Once the power supply is cut off, the +5 V output of voltage regulator 54 is reduced to zero. Consequently, buffer circuits 36, 50 and 52 are deenergized. These buffer circuits are of a conventional type and, as is known, the output impedance thereof is relatively low during energization but, when the power supply thereto is interrupted, the output impedance of the buffer circuits exhibits a relatively high impedance. Because of the high impedance presented by buffer circuits 36, 50 and 52, the voltage to which capacitor 66 had been charged now is applied via resistor 70 and resistors 44 and 46 to the gate electrodes of MOSFETS 30 and 32, respectively. This voltage, which is seen to be higher than the +5 V output of voltage regulator 54, is sufficient to render MOSFETS 30 and 32 conductive and present short-circuits to motor phase windings 26 and 28. Since both motor phase windings now are short-circuited, the motor is dynamically braked.

Preferably, storage capacitor 66 is of sufficient capacitance so as to not be fully discharged before the motor is braked, yet is not physically large because of the high input impedances of MOSFETS 30 and 32. As a numerical example, if resistor 70 is on the order of 1 megohm, and if capacitor 66 is on the order of 22 microfarads, then the time constant of the RC circuit formed of resistor 70 and capacitor 66 is on the order of about 20 seconds. This time constant exceeds the expected time duration of dynamically braking the motor to a stop.

Yet another embodiment of a motor drive circuit that may be used with the present invention is illustrated in partial block, partial schematic form in FIG. 3. As described above with respect to the block diagram shown in FlG. 1, the present invention is applicable to a 2-phase motor and also to a 3-phase motor. For convenience, therefore, FIG. 3 illustrates one embodiment of a 3-phase drive circuit 74.

The 3-phase drive circuit shown in FIG. 3 is similar in many respects to the 2-phase drive circuit shown in FIG. 2. In the FIG. 3 embodiment, the motor which is driven thereby is provided with three motor phase windings 76, 78 and 80, these three phases being connected in common to a suitable power supply +V. Motor phase winding 76 is connected in series with the source-drain circuit of a MOSFET 82, motor phase winding 78 is connected in series with the source-drain circuit of a MOSFET 84, and motor phase winding 80 is connected in series with the source-drain circuit of a MOSFET 86. In the illustrated embodiment, each MOSFET is an n-channel MOS device, the source electrodes thereof being coupled to ground via a noise filter resistor 120.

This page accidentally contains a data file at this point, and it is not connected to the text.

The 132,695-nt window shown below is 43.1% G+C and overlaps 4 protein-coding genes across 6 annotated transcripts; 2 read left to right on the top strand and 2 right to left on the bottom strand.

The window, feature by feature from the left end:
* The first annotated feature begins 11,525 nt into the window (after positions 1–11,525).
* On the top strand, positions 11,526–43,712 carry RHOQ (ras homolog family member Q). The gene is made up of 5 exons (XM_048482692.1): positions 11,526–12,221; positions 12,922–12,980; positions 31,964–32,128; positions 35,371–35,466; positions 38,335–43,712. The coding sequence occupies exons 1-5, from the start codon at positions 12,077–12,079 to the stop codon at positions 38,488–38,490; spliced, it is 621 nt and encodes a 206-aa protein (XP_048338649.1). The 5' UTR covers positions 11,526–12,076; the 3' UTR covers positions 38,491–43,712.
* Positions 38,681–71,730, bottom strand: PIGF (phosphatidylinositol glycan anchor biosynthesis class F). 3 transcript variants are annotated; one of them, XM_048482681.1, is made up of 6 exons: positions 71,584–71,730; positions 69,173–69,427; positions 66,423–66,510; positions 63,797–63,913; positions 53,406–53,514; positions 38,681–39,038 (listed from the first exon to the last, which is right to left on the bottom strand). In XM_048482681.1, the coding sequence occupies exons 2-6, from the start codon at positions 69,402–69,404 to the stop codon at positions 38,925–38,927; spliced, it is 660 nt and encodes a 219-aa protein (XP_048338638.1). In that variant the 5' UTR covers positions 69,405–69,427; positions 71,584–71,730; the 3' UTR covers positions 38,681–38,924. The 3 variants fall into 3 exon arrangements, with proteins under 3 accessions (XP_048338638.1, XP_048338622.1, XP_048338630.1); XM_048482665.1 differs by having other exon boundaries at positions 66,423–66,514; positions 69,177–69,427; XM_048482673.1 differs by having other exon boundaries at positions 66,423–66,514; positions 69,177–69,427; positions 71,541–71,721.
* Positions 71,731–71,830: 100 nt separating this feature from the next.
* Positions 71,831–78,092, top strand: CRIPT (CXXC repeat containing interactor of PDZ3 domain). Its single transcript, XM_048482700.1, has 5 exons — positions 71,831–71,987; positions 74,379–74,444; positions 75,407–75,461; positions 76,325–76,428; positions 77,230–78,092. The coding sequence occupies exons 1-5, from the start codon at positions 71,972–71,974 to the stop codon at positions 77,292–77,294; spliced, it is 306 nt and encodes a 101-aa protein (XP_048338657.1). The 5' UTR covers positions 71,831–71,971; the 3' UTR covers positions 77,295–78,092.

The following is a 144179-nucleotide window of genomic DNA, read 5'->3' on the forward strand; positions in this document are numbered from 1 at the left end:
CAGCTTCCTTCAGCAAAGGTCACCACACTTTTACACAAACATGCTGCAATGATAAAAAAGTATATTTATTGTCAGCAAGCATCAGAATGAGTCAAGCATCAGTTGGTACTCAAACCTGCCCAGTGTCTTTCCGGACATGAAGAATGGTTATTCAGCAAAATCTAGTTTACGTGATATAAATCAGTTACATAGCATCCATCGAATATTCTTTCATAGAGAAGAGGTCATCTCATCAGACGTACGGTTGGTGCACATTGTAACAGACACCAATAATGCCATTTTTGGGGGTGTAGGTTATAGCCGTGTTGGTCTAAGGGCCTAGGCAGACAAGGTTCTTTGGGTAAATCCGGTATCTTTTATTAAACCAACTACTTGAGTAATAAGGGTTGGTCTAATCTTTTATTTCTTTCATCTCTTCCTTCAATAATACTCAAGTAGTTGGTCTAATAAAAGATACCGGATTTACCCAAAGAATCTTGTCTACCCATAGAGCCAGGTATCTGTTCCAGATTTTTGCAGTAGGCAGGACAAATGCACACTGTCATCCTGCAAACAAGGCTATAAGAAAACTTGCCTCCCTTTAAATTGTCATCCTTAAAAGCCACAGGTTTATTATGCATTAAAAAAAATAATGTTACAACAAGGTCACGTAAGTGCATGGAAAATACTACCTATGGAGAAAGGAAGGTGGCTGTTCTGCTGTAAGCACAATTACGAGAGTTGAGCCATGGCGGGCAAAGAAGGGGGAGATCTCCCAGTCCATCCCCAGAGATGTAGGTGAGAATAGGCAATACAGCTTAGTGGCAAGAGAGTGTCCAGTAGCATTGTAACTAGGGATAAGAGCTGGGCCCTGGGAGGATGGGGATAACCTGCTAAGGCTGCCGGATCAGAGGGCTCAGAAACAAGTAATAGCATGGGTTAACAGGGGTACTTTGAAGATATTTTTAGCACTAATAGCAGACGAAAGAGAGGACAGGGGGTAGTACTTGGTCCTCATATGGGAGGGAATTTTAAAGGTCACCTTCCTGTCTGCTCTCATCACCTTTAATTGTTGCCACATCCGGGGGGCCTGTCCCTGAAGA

The gate electrodes of MOSFETS 82, 84 and 86 are adapted to be supplied with a motor drive signal. In the embodiment shown in FIG. 3, the motor drive signal is derived from the motor command signal produced by the CPU (FIG. 1), this command signal being applied to a speed command input 88. Whereas the speed command signal that is supplied to the speed command input in the embodiment of FIG. 2 has been described as a PWM signal, the speed command signal supplied to speed command input 88 (FIG. 3) is assumed herein merely to be a digital signal whose value (e.g. whose numerical value) is determinative of the speed at which the motor is driven. Hence, speed command input 88 may be comprised of plural parallel inputs to which the digital speed command signal is supplied in parallel or, alternatively, the speed command input may be formed of a single input to which the digital speed command signal is serially supplied.

Speed command input 88 is coupled to a digital-to-analog converter 90 which, in turn, converts the digital command signal to a corresponding DC level. This DC level is supplied via a suitable amplifier 92 to the gate electrodes of MOSFETS 82, 84 and 86 by means of resistors 94, 96 and 98, respectively. Amplifier 92 may function as a buffer or, a1ternatively, the amplifier may function to increase the DC level by a fixed gain.